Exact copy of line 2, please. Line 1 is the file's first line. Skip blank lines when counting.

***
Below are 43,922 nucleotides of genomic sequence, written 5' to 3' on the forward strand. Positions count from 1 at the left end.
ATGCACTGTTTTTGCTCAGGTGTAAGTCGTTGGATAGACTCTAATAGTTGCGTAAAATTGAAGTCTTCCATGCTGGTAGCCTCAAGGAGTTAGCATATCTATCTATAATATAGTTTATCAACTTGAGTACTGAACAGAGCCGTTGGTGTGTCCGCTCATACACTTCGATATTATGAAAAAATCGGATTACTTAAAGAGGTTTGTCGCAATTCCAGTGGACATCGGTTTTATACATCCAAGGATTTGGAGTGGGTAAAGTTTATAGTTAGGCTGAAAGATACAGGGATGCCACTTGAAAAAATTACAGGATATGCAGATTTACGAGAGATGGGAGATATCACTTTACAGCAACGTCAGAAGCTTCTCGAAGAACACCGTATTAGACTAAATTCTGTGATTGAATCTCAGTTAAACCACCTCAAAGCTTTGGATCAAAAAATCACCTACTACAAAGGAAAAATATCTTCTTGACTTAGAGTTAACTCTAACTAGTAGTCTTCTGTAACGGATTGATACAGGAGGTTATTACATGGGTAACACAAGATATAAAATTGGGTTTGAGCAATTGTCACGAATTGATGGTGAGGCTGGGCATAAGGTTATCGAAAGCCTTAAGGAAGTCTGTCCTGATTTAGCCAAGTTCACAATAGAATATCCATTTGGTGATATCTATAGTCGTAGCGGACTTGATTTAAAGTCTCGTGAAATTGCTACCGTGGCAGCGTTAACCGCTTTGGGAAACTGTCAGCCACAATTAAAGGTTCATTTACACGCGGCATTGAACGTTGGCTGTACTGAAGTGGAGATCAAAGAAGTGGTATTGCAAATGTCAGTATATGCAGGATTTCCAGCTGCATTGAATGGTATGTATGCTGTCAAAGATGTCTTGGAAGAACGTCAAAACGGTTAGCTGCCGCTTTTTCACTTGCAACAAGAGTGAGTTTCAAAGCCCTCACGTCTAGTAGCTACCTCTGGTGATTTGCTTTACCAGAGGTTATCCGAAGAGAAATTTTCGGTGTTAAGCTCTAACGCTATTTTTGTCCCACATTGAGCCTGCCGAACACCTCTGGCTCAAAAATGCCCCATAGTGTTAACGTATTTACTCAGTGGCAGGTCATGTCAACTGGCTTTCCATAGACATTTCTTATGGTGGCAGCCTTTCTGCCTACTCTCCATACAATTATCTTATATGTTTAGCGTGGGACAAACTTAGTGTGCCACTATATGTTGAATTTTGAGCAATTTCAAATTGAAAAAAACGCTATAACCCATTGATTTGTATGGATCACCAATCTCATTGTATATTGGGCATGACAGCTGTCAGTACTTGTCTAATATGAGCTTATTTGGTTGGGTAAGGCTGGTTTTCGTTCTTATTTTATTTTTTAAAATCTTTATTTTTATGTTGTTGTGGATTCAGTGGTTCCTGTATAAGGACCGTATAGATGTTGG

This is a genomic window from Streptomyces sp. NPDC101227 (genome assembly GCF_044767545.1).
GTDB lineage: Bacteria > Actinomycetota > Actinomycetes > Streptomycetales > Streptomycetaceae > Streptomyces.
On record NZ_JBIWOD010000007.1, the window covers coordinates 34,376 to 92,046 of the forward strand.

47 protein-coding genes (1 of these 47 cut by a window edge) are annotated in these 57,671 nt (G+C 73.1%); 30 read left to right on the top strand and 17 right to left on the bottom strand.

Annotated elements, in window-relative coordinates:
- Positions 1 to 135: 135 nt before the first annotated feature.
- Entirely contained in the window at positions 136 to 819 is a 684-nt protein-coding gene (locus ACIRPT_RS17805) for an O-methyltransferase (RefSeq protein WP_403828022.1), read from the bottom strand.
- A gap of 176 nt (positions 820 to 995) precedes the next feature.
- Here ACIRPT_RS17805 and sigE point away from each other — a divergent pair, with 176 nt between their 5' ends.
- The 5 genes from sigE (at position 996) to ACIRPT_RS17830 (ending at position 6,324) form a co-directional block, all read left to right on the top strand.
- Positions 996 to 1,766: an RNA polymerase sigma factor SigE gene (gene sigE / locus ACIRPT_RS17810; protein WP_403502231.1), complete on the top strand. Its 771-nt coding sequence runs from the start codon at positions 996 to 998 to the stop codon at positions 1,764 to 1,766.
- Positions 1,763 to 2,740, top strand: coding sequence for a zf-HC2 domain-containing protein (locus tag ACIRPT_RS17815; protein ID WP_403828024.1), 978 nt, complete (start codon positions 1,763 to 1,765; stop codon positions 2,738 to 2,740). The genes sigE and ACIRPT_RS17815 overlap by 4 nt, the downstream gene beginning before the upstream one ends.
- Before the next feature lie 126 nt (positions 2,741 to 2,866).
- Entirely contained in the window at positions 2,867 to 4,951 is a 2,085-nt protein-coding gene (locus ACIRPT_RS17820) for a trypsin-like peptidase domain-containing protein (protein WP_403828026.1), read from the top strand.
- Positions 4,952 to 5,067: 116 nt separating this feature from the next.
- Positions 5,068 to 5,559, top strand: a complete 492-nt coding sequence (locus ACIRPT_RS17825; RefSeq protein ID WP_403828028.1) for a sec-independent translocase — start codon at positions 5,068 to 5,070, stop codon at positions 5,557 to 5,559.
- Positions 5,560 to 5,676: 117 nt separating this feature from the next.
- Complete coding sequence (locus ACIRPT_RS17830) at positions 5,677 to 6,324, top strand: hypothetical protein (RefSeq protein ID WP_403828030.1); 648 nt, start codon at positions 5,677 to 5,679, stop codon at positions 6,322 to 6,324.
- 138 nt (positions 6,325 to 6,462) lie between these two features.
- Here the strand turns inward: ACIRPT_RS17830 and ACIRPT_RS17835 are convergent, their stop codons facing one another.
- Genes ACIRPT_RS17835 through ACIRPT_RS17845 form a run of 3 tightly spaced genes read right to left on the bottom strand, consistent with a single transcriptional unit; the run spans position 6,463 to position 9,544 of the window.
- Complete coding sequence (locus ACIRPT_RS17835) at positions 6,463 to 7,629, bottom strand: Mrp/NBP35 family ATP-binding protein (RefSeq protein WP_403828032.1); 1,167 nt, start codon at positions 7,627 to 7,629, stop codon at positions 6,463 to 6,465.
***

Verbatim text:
ATGCACTGTTTTTGCTCAGGTGTAAGTCGTTGGATAGACTCTAATAGTTGCGTAAAATTGAAGTCTTCCATGCTGGTAGCCTCAAGGAGTTAGCATATCTATCTATAATATAGTTTATCAACTTGAGTACTGAACAGAGCCGTTGGTGTGTCCGCTCATACACTTCGATATTATGAAAAAATCGGATTACTTAAAGAGGTTTGTCGCAATTCCAGTGGACATCGGTTTTATACATCCAAGGATTTGGAGTGGGTAAAGTTTATAGTTAGGCTGAAAGATACAGGGATGCCACTTGAAAAAATTACAGGATATGCAGATTTACGAGAGATGGGAGATATCACTTTACAGCAACGTCAGAAGCTTCTCGAAGAACACCGTATTAGACTAAATTCTGTGATTGAATCTCAGTTAAACCACCTCAAAGCTTTGGATCAAAAAATCACCTACTACAAAGGAAAAATATCTTCTTGACTTAGAGTTAACTCTAACTAGTAGTCTTCTGTAACGGATTGATACAGGAGGTTATTACATGGGTAACACAAGATATAAAATTGGGTTTGAGCAATTGTCACGAATTGATGGTGAGGCTGGGCATAAGGTTATCGAAAGCCTTAAGGAAGTCTGTCCTGATTTAGCCAAGTTCACAATAGAATATCCATTTGGTGATATCTATAGTCGTAGCGGACTTGATTTAAAGTCTCGTGAAATTGCTACCGTGGCAGCGTTAACCGCTTTGGGAAACTGTCAGCCACAATTAAAGGTTCATTTACACGCGGCATTGAACGTTGGCTGTACTGAAGTGGAGATCAAAGAAGTGGTATTGCAAATGTCAGTATATGCAGGATTTCCAGCTGCATTGAATGGTATGTATGCTGTCAAAGATGTCTTGGAAGAACGTCAAAACGGTTAGCTGCCGCTTTTTCACTTGCAACAAGAGTGAGTTTCAAAGCCCTCACGTCTAGTAGCTACCTCTGGTGATTTGCTTTACCAGAGGTTATCCGAAGAGAAATTTTCGGTGTTAAGCTCTAACGCTATTTTTGTCCCACATTGAGCCTGCCGAACACCTCTGGCTCAAAAATGCCCCATAGTGTTAACGTATTTACTCAGTGGCAGGTCATGTCAACTGGCTTTCCATAGACATTTCTTATGGTGGCAGCCTTTCTGCCTACTCTCCATACAATTATCTTATATGTTTAGCGTGGGACAAACTTAGTGTGCCACTATATGTTGAATTTTGAGCAATTTCAAATTGAAAAAAACGCTATAACCCATTGATTTGTATGGATCACCAATCTCATTGTATATTGGGCATGACAGCTGTCAGTACTTGTCTAATATGAGCTTATTTGGTTGGGTAAGGCTGGTTTTCGTTCTTATTTTATTTTTTAAAATCTTTATTTTTATGTTGTTGTGGATTCAGTGGTTCCTGTATAAGGACCGTATAGATGTTGG